top of page
  • Writer's pictureBrittany Proffitt

Podcast – Objections: Is There One Truth?



Check out the So We Speak podcast on Apple Podcasts or Spotify



How can there be only one truth? In this new series, Cole and Terry discuss the claims of Christianity against some of the most common objections to Christianity. Starting with the question of exclusivity, they look at the nature of truth, different religions, and how it's possible to claim that Christianity it true amid all the other options.


There are two aspects to this question: the exclusivity of Christianity and the absolute truth of Christianity. 


In general conversation on this topic, these are some common questions: “How can you be so sure you have the truth when there are many intelligent people in the world who believe differently? How can we be sure we are right and they are wrong?”  


There is an emotional element to this topic – by telling someone we are right and they are wrong, it can seem like we are forcing truth on them when they have not come to that conclusion on their own. In our secular culture, to claim you are right and someone else is wrong is often interpreted as oppressive. 


Another pop-culture rendition of truth is based on life experience. In this way of thinking, my life experience dictates my truth, and your life experience dictates your truth. This is extremely subjective as everyone’s life experience is different. With eight billion people on this planet, each living different lives, it can easily become a web of billions of different “truths,” thereby eliminating the possibility of objective truth.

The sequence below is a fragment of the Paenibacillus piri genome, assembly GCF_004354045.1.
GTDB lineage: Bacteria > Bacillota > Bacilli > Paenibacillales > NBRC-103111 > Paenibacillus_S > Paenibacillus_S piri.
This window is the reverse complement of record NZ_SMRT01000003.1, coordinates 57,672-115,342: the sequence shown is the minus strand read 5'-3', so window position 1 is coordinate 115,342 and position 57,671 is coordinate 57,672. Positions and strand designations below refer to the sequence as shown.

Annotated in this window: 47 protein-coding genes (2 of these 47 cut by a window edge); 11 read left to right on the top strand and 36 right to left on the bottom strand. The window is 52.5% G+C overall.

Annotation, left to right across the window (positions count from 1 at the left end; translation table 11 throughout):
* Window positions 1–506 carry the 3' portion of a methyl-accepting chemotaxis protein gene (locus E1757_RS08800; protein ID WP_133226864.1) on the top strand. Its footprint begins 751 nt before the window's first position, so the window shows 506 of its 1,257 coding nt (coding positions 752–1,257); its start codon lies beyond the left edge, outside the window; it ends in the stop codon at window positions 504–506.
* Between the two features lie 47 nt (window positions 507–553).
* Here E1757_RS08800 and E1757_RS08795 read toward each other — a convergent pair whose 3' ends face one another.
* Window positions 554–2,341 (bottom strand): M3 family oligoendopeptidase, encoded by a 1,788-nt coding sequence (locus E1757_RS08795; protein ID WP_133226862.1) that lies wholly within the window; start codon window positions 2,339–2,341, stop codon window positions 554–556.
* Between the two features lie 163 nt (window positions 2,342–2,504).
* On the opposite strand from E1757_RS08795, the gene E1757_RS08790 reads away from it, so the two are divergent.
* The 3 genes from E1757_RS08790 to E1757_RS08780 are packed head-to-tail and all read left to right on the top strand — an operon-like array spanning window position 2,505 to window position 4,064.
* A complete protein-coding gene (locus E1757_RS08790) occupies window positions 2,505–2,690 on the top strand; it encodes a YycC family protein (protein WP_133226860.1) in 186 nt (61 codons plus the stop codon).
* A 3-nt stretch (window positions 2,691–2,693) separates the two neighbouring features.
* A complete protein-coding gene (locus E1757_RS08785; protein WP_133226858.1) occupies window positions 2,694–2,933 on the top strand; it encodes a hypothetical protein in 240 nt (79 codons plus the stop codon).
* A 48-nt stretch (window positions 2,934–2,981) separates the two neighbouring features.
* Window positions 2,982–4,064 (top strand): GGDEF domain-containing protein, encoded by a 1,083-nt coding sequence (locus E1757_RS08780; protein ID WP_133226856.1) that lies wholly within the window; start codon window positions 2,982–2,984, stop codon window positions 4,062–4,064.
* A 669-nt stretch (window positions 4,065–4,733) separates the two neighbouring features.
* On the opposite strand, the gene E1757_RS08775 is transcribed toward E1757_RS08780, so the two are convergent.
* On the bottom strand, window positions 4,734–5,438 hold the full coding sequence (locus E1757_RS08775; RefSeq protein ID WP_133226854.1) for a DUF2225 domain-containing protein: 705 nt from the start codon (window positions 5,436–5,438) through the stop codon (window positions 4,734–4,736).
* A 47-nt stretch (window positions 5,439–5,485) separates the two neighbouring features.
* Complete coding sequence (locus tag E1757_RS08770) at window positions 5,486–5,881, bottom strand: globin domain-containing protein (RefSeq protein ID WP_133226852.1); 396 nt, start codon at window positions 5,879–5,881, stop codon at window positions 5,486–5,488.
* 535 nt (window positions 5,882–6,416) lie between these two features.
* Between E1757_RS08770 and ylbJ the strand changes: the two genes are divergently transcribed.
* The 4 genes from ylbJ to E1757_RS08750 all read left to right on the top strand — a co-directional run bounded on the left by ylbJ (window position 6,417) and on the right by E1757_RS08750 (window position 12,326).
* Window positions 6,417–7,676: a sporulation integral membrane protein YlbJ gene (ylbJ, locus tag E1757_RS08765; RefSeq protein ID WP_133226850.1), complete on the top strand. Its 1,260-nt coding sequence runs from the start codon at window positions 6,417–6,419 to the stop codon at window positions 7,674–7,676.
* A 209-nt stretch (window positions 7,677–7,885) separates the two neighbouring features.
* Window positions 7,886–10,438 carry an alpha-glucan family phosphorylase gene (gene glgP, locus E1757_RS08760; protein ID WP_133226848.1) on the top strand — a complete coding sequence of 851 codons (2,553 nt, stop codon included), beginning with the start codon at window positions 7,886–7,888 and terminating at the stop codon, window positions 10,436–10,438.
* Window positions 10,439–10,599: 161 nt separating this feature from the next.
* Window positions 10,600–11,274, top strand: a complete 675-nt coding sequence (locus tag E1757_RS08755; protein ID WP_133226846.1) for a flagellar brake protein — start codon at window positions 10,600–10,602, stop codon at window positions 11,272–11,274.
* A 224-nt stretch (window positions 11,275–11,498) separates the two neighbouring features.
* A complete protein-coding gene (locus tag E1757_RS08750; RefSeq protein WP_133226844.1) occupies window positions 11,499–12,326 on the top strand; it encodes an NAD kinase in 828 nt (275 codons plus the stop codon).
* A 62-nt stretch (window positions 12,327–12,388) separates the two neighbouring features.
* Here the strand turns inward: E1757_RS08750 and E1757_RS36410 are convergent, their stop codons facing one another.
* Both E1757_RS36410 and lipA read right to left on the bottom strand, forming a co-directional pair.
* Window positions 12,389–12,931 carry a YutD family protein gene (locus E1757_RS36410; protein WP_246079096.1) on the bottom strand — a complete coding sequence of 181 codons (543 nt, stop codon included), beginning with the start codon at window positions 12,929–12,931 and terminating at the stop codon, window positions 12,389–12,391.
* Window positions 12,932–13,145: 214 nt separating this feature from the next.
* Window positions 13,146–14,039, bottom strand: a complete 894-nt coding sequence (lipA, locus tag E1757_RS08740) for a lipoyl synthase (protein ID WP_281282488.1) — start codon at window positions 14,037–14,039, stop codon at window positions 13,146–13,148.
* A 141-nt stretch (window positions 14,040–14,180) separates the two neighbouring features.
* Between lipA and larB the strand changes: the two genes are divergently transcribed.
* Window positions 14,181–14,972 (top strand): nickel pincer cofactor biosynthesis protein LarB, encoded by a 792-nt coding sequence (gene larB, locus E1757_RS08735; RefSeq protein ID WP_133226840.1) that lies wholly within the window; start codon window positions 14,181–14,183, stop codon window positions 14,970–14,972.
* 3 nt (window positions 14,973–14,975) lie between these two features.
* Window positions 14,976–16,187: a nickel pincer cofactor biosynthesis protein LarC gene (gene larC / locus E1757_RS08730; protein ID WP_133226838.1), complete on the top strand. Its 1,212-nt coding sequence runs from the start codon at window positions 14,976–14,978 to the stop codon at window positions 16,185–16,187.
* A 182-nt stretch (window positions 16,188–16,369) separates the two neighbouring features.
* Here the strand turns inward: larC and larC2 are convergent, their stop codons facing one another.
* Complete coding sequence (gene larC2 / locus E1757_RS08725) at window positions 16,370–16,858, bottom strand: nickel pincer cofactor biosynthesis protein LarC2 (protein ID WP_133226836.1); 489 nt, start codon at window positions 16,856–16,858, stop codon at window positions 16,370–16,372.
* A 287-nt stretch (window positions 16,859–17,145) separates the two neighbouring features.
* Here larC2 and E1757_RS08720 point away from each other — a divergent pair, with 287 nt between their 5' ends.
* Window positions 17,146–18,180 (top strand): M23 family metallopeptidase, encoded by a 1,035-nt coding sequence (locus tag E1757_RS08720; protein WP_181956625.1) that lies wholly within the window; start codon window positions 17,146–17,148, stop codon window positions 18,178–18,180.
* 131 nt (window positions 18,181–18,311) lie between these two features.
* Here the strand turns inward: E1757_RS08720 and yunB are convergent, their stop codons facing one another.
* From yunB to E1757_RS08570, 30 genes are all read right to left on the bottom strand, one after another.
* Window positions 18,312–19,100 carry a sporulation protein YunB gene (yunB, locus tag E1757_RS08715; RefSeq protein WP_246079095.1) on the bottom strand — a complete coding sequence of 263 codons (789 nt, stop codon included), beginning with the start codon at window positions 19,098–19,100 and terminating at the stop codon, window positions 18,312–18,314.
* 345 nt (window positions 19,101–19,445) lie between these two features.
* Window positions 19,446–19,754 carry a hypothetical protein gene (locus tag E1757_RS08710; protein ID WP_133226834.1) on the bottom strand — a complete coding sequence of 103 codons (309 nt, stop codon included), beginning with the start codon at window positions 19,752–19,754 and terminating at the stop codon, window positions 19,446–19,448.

There are two main elements in which this line of reasoning falls short. 


  1. This ideal that Western thought is giving us peace, equal rights for everyone, all religions are the same, etc. is a fairy tale and far from a realistic view of the world. It is naïve. 

  2. Denying a God’s-eye view of the world’s religions inadvertently requires a God’s-eye view of all the world’s religions – much like the analogy of the elephant as a way to describe different beliefs. In this analogy, all of them are wrong about the elephant. Yet that analogy presupposes the ability to see the whole animal. 


In the midst of all this chaos, Jesus identifies himself as the way, the truth, and the life (John 14:6). Truth is a person. We do not get to choose whether something is true. Only Jesus has authority to tell us what is true and what is false. 


Christianity is the most inclusive-exclusive offer in all the world. Salvation is offered to everyone (inclusive) yet what one must believe to become a Christian is specific (exclusive). 



Brittany Proffitt lives in Dallas and is a writer and content manager for So We Speak.



Comments


bottom of page